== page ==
B-cycle wants to raise awareness and change current behaviours around household battery disposal 🔋 B-cycle is about creating a responsible battery lifecycle – from buying better batteries for the planet, to safe use, and recycling. Unfortunately, 90% of Australia’s used batteries end up in landfill, where they can leak toxic materials into the environment. B-cycle […]Read more
Say ‘hi’ to the Southern Beaches Clean Up Group at Dodges Ferry. Their dedication to litter removal makes them truly good sorts!Read more
They’re good sorts at Gaia’s Nest Childcare Centre…not only have they halved their landfill waste by switching to compostable nappies, wipes, gloves and bin liners but they also encourage families to drop off compost at the centre if they don’t have access to a compost bin of their own. Michelle Beakley is Director of Gaia’s […]Read more
The Local Coffeehouse in Huonville is a classic good sort kind of place. Not only does this community-minded business sort their waste for kerbside and soft plastics recycling, but they also gather handy items such as jars and egg trays and promote their reuse in the café and via the Reduce Reuse Huon Valley group. […]Read more
Mark and Ange’s energy, passion and action towards waste avoidance in Tasmania puts them firmly in the ‘good sort’ category. Four years ago they voluntarily started cleaning up litter in Bridgewater and Gagebrook after walking over the Jordan River Bridge and noticing the extraordinary amount of debris polluting the waterway. More than 250 shopping trolleys, […]Read more
The Poulton Family from Westbury are truly good sorts. The set themselves a Bread Bag Challenge: to reduce the volume of their household garbage so it fills no more than one bread bag per week. The idea came after the family of four decided to start recycling their soft plastics via REDCycle at the supermarket. […]Read more
St Mary’s College has been making positive changes to reduce its waste, with particular focus on the school canteen and the introduction of a package-free policy. Initiated by the College’s student-led sustainability group, The Footprint Project, the College is aiming to serve healthy, tasty meals while doing away with single-use products and packaging. In addition […]Read more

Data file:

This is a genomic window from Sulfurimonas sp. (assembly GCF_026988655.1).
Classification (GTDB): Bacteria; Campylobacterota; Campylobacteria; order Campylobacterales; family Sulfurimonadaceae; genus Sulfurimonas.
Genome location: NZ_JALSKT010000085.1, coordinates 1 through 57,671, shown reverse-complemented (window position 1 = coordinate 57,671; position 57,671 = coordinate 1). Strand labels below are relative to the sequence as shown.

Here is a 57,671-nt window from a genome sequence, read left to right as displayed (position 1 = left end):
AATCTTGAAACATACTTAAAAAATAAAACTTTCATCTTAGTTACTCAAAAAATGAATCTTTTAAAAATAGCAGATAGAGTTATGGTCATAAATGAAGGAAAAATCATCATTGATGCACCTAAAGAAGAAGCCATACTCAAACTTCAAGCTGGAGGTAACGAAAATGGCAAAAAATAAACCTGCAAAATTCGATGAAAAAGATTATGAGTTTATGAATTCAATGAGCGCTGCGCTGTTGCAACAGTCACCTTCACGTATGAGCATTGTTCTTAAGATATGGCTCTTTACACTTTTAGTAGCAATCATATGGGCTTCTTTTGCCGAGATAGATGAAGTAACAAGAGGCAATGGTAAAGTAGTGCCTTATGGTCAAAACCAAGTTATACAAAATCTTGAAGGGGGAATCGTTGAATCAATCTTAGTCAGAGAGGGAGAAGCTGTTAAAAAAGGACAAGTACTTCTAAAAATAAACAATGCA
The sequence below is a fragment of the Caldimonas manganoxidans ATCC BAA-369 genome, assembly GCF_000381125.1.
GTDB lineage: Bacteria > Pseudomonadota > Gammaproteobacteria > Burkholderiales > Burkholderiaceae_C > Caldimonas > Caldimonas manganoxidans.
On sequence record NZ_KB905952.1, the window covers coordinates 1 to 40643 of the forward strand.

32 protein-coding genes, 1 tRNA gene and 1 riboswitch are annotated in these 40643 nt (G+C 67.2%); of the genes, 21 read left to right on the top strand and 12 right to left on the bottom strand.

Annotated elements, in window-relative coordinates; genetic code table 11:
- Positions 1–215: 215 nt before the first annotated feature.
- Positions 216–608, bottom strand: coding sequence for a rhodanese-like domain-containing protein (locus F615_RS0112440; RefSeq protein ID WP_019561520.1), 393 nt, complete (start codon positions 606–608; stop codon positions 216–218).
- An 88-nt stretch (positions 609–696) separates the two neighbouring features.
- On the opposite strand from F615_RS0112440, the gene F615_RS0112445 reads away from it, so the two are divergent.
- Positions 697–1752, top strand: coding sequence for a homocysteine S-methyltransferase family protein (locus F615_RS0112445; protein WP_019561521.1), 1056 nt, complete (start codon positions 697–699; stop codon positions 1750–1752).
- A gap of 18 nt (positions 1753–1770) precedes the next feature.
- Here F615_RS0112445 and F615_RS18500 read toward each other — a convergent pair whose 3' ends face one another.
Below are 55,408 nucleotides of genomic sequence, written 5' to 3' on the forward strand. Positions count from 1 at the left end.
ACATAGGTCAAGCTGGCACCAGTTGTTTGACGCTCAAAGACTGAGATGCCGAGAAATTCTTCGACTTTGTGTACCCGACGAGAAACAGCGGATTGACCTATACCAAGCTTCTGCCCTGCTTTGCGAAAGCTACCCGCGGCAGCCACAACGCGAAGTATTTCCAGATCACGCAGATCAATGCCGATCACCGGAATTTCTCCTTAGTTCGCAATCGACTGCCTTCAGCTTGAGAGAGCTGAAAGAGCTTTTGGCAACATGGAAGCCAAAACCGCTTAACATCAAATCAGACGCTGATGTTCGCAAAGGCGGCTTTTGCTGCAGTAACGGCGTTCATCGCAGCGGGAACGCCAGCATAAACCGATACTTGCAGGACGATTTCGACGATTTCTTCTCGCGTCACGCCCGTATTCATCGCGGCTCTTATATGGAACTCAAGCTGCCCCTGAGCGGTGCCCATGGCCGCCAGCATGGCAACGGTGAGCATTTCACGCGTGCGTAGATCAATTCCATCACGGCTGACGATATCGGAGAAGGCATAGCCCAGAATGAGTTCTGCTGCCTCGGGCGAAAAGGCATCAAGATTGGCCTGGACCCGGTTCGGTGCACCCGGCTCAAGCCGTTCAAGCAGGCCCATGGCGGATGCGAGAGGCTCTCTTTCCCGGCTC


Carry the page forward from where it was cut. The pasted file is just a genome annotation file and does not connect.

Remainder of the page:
Meet Trish Haeusler. She’s a good sort because she’s the founder of Plastic Free Launceston, a community group dedicated to ridding the city of single use plastics. Plastic Free Launceston was started in early 2017 after identifying a need to respond to the growing concerns of plastic pollution. A Facebook page launched a community conversation […]Read more
In December 2019, Sinan decided to try and get through 2020 without buying any new clothes. At that time, he was often shopping for the sake of it, particularly online, spending and collecting new items that on hindsight, he felt he didn’t really need. A growing awareness of climate change and some research into the […]Read more
Dutchy and his work-team at Trawmanna are truly good sorts. Not only have they converted used 1.25L plastic bottles into a functional and stylish greenhouse, but they’ve also managed to salvage a wide range of materials to complete the job from a screen door, to bricks and old tent poles.Read more
With Good Sorts like Travis, Tasmania’s future is in great hands! Travis lives in northern TAS and says that when he grows up, he wants to be a Garbologist. He even dressed up as one at a recent Book Week event at his school. He’s got his family’s waste and recycling sorted and helps out […]Read more
Hydro Tasmania is a Tassie icon with inspiring ambitions to be a good sort with waste.
Across their three business arms – including Momentum Energy and Entura – they set themselves a waste diversion target of 95% by December 2021. Central to achieving that goal was finding ways to avoid generating waste from the outset, by changing the materials used and mindsets of staff in all aspects of the business from procurement policies to lunch-room operations and everything in between.
Will Plaister is an inspirational Tassie Good Sort. He has a keen eye for reusable items and a strong motivation to reduce waste across the University of Tasmania campuses.
Will and his team installed their first Recycling Wall in a central location at the Sandy Bay campus at the end of 2019 because the University wanted to provide staff and students with the option to deposit ‘difficult-to-recycle’ items which could not be placed in co-mingled recycling bins.
Women’s Health Tasmania are definite Good Sorts. They’re tackling period poverty and reducing the amount of period products and packaging that go to landfill with a sustainably smart initiative called The Undies Project. The team believe having a period shouldn’t cost the earth. An astonishing 90 – 140 kilograms of pads, tampons and applicators can […]Read more
A couple of memorable experiences prompted Susan from Huon Pride Together and her three children to take action on roadside litter.
First, as long-time participants in the Huon’s home schooler’s volunteer clean up programs, they were noticing the recurring volume of roadside litter despite their efforts. Then, while jumping out of the car after a family drive, the contents of the plastic tidy-bag on the inside car door caught the wind and scattered along the street. It was while chasing down fly-away lolly wrappers Susan had the inevitable thought… “There has to be a better way!”